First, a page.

Sexual violence affects every demographic and every community – including LGBTQ+ community. As the, LGBTQ community people face higher rates of poverty, stigma, and marginalization, they also suffer from higher rates of hate-motivated violence. One such hate-motivated violence members of the LGBTQ community face is called corrective rape in the form of conversion therapy. More often than not this kind of rape occurs with parents’ consent.
So, what is corrective rape?
Corrective rape is the term used to represent arranged rape of a homosexual, a transgender or any queer with the aim of changing his/her sexuality or gender identity. A pure form of extreme cruelty! It gives you all the pains of rape and along with it, the ache that your own family members are the ones behind it. The goal is to “punish” the abnormal behavior.
Does it occur in India?
Yes, it does! Unfortunately, many times it goes unreported. Why? Because it is usually the family members that sanction such acts of corrective rape. For LGBTQ survivors of such assault, their identities – and the discrimination they face surrounding those identities – often times make them hesitant to seek help from police, hospitals, shelters or rape crisis centers, the very resources that are supposed to help them. Moreover, admitting to yourself and others that your family is responsible for this heinous act is not only traumatizing but also scarring.
Does corrective rape work? What are the consequences?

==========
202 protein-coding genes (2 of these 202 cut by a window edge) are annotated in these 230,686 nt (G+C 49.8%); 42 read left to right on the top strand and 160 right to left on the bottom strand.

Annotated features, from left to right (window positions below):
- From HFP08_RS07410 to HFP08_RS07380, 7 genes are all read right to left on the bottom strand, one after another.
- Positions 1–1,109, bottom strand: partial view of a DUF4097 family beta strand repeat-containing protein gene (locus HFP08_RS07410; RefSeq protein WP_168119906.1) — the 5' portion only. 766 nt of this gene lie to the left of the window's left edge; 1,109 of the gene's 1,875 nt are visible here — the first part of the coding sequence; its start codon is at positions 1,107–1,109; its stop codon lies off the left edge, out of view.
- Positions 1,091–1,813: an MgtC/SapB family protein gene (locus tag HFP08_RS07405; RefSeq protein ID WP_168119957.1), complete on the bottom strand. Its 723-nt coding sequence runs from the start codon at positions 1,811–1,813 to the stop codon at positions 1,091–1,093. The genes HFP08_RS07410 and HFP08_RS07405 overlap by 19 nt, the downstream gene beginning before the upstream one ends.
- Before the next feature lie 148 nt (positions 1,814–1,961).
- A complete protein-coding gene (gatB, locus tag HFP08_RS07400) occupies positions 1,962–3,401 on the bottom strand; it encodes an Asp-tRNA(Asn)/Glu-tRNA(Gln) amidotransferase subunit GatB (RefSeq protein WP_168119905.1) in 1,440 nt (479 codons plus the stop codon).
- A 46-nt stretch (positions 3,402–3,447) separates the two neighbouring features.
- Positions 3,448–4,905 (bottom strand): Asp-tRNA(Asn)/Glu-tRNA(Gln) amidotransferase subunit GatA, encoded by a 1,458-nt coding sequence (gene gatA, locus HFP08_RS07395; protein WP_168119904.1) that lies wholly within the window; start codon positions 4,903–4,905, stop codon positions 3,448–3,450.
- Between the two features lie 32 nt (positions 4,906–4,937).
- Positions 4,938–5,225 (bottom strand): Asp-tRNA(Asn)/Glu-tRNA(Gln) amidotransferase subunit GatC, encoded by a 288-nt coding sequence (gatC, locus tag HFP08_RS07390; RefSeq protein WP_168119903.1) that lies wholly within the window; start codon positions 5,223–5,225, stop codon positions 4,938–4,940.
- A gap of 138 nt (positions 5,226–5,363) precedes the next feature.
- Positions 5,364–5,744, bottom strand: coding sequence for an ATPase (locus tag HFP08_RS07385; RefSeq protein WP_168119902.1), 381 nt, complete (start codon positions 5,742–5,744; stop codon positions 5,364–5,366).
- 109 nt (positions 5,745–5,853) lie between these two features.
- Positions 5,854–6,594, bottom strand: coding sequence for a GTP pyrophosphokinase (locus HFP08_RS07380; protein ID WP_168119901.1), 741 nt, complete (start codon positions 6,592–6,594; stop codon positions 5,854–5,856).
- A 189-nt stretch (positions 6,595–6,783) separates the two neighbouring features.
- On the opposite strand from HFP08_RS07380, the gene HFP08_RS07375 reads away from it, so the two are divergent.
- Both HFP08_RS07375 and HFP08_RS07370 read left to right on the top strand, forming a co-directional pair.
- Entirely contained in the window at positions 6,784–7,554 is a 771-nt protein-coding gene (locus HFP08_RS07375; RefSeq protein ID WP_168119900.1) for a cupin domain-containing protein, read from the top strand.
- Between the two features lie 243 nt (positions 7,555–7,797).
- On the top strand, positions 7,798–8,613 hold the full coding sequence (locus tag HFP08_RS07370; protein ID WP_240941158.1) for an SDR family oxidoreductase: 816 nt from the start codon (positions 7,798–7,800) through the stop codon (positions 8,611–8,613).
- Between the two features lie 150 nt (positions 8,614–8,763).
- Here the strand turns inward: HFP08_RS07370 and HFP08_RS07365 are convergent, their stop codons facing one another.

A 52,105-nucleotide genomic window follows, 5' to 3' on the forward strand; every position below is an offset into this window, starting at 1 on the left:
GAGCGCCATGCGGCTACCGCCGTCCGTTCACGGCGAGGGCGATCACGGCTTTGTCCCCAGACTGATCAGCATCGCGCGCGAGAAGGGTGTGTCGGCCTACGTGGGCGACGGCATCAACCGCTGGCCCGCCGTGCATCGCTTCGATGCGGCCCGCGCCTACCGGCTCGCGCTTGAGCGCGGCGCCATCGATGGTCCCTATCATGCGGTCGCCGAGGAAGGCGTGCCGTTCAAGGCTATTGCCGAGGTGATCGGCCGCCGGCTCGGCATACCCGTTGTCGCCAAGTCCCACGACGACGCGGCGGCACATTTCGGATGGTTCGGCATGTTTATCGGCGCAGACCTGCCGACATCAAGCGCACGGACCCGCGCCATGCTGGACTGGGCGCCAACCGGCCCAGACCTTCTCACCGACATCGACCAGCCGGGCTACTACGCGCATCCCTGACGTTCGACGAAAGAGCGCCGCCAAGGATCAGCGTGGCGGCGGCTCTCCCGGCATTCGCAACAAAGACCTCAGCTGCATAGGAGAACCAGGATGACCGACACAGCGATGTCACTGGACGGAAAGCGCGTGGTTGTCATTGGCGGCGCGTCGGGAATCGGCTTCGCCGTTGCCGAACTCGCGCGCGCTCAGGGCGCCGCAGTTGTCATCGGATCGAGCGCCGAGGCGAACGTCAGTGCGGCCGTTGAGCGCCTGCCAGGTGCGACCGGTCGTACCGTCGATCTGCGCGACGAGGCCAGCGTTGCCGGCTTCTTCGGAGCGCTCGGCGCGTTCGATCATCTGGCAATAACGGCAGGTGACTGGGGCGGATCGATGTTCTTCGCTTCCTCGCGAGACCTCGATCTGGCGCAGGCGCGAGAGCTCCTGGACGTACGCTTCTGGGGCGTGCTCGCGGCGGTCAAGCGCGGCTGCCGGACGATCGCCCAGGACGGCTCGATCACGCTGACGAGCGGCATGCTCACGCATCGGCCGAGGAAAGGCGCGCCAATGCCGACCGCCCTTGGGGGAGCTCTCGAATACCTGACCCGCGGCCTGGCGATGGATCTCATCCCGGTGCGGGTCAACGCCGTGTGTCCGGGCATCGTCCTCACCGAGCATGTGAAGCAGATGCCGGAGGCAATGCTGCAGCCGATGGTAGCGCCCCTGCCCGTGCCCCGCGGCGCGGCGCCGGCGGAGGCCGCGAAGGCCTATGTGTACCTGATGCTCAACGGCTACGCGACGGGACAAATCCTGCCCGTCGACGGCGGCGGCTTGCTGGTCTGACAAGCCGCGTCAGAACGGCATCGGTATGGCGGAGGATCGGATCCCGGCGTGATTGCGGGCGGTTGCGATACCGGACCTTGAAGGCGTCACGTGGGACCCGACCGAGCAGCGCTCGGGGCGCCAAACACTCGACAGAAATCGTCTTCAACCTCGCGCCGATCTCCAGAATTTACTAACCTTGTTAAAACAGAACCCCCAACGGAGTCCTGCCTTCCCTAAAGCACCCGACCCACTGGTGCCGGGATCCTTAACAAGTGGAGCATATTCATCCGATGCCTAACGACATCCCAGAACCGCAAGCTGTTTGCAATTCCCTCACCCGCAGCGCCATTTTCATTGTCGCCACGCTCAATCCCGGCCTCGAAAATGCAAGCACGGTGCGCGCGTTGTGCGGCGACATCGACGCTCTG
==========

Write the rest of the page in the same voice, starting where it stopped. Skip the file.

Firstly, corrective rape does not “cure” anything because there is nothing to be cured. So no, corrective rape does not work in the way it is meant to. It will not straighten up a homosexual. Instead, what it will do, is far worse; corrective rape is a violation of bodily autonomy and sexual identity, which ultimately leads to a series of negative thoughts and emotions in the victim’s mind and sets them on a downward spiral from which return seems impossible. Victims may feel fearful, angry, depressed or may even suffer from Rape Trauma Syndrome or Post Traumatic Stress Disorder (PTSD). After all, being a victim of such a crime is bound to have a long lasting effect on the victim.
If you are struggling with accepting your child’s sexuality, here’s what you can do instead…
Parents who are struggling to accept the child’s sexual orientation can opt for therapy and counselling; both individual and family therapy can help you understand your child’s point of view and them yours, mending the broken relationship between you both.
As a victim of corrective rape, you should seek help because there is still hope!
If you have been a victim of corrective rape, you should know that you are not alone. Many people in India, and other parts of the world have experienced similar situations. It may seem impossible for you to ever move on after this incident but there is hope! Get help! Do not be afraid to reach out to a therapist or a counselor. You need access to such a non-judgmental space where can you speak freely without feeling embarrassed and gain the help and guidance that you need to get better. To seek help, reach out to one of our therapists now.
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